“Tabios’ poems seemingly speak of love and desire, and yet are powerful statements that participate in discourses on gender, class, and power.”
Selected Reviews & Engagements:
Featured on “Travel Art TV,” Episode 2, by Carolyn Gutierrez-Abangan, May 25, 2018. (GNN TV 44 FB Page, travelarttv, & GNN TV 44 Cable channel.)
—Carolyn Gutierrez-Abangan (Archived on travelarttv/YouTUBE channel, about 50.0)
Some 11 years ago, I shook off my accrued sense of poetry. I studied under Robert Grenier who, despite his obvious preference towards a poetry that would be identified as LANGUAGE poetry (not that that lump sum term can really define any territory properly), was very supportive of the discovering writer. I performed a slow discovery, over years and years, of where my writing came from and burgeoned towards, until I finally realized that the sentence worked for me. That the metre of the sentence could preside over the words that I knew.
I began making poetry, then, in prose. It is poetry because it is not just guided by the mentor called Good English (or good whatever language, but English is what I use). I allow disjunction, and fragmentation, and linear discontinuity to make their reports. Poetry, I see, insists on timely subversions. I learned that from Emily Dickinson.
Eileen’s subversions are headturning. The curious embrace of Ferdinand Marcos’ daughter, in the office of writing towards her late father, is a feat of telling surprise. Eileen is a cork bobbing in the meeting of streams.
As always with Eileen’s books, there are notes and bibliography and that sort of Olsonian process brought directly into the work itself. I love that! The experiment that is Eileen Tabios is fascinating to witness.
—Allen Bramhall, Tributary (Full engagement HERE)
Eileen Tabios’ The Thorn Rosary: Selected Prose Poems & New showcases some of the most significant work that Eileen has published over the last twelve years. While I’ve read many of the poems in the original books, it was interesting to read the selected pieces again, and this time I read them after reading Thomas Fink’s excellent introduction to Eileen’s poetry**. In picking the poems, Fink did a nice job of highlighting some of the most interesting aspects of Eileen’s poetry and helps show her as a master of the prose poem. We see her move through postcolonial topics to personal lyrics. At times the poems have narrative clarity while at other times they seem abstract or opaque. They comment on the nature of poetry but also show us what it the prose poem is capable of through her use of myriad techniques. For someone unfamiliar with her work, this book would provide a nice first read.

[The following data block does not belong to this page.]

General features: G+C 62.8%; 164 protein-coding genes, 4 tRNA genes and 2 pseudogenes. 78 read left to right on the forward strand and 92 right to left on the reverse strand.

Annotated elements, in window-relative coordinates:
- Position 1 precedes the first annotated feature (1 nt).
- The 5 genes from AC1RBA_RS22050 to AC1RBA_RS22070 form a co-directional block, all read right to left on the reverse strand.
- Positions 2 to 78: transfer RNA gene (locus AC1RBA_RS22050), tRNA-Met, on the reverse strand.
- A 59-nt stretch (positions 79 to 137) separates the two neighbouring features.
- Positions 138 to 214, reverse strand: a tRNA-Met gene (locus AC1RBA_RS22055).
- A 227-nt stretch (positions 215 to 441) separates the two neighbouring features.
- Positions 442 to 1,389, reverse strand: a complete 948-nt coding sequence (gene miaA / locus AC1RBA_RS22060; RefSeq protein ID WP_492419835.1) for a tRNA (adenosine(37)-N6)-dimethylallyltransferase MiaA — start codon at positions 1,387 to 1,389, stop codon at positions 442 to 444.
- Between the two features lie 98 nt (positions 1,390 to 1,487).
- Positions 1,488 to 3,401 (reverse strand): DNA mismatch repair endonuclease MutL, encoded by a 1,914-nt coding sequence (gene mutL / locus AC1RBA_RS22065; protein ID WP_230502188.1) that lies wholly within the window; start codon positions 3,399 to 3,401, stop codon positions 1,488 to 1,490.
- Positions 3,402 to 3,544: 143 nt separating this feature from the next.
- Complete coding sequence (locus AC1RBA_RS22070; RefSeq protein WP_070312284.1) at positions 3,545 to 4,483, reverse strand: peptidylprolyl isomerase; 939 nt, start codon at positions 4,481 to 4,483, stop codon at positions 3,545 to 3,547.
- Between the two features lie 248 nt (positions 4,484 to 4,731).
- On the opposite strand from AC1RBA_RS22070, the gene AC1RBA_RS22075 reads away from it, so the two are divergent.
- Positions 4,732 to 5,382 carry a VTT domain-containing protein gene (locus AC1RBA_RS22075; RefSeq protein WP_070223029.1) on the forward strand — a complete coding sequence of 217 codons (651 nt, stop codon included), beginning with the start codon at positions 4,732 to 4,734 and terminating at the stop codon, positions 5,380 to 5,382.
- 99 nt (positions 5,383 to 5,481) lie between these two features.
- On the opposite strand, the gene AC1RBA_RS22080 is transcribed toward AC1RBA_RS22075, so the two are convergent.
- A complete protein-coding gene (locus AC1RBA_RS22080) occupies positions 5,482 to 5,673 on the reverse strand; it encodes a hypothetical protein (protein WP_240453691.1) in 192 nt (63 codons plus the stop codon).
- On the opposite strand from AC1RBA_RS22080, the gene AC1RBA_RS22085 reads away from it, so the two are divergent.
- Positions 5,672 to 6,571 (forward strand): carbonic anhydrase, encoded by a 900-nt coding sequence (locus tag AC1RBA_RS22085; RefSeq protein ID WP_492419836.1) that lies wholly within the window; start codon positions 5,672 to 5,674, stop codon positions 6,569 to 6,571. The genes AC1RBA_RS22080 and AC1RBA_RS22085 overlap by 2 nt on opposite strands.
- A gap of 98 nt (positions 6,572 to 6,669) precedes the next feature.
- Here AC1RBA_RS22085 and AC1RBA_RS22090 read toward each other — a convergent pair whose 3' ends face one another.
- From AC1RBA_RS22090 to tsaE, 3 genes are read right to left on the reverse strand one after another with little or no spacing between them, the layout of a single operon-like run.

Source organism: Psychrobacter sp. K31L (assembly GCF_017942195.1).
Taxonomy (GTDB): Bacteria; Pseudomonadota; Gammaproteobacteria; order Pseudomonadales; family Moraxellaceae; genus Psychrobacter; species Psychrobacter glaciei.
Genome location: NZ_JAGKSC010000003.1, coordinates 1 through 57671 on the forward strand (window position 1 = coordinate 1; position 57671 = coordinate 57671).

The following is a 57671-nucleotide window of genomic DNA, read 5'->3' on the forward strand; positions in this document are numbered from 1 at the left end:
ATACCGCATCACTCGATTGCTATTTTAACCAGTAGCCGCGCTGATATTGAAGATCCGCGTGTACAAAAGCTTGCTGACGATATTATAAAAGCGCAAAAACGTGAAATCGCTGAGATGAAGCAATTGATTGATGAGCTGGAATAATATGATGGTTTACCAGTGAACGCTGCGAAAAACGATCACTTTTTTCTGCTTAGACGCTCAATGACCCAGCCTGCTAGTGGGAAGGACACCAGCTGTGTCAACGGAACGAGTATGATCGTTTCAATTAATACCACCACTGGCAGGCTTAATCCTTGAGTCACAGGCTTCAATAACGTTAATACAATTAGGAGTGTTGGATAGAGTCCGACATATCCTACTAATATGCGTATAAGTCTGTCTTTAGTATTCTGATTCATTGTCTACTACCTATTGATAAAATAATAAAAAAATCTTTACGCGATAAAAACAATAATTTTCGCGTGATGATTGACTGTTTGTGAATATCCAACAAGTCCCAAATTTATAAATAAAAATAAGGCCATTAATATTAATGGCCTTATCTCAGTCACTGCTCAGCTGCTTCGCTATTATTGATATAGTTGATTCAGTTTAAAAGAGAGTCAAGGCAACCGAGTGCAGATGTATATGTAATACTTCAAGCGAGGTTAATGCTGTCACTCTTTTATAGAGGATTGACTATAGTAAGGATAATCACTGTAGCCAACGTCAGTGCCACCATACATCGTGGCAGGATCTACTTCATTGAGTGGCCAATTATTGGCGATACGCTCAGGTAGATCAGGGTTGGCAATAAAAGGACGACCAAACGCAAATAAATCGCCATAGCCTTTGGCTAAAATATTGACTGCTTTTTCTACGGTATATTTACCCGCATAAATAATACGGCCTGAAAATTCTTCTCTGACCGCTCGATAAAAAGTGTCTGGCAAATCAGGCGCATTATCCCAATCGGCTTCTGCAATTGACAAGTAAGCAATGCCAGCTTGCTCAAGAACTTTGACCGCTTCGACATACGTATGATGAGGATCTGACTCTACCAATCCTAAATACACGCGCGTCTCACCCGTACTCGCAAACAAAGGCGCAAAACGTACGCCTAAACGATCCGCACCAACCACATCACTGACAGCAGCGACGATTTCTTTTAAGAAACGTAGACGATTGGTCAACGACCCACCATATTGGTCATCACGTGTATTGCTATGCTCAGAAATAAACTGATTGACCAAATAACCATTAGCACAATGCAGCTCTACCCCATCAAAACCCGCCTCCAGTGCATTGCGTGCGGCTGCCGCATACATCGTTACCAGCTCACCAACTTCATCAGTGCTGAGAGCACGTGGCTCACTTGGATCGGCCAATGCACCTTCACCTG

(**Reading this book was more than a simple glance–more like daily glances. As with all of Eileen’s projects, this one is large and complex.)
—Willliam Allegrezza, P-Ramblings
When I first received Eileen R. Tabios’ The Thorn Rosary: Selected Prose Poems (1998-2010), I did a quick glance for a later better read but was already in awe of it — I felt reverence both towards the overall book and while reading paragraphs here and there, not to mention for the setup and the compiling of it.
Later, I would spend an afternoon reading it. It reads like an encyclopedia or a reference book for living and loving, but always with poetry in mind. I did not know the author was Filipino and was impressed by the way that was woven into the sensibilities of this volume. I also appreciated how elegantly and unassumingly the book is laid out and how well the author’s work interacts with that of other authors addressed in the book. Tabios is prolific and honest with sentiment and its expression.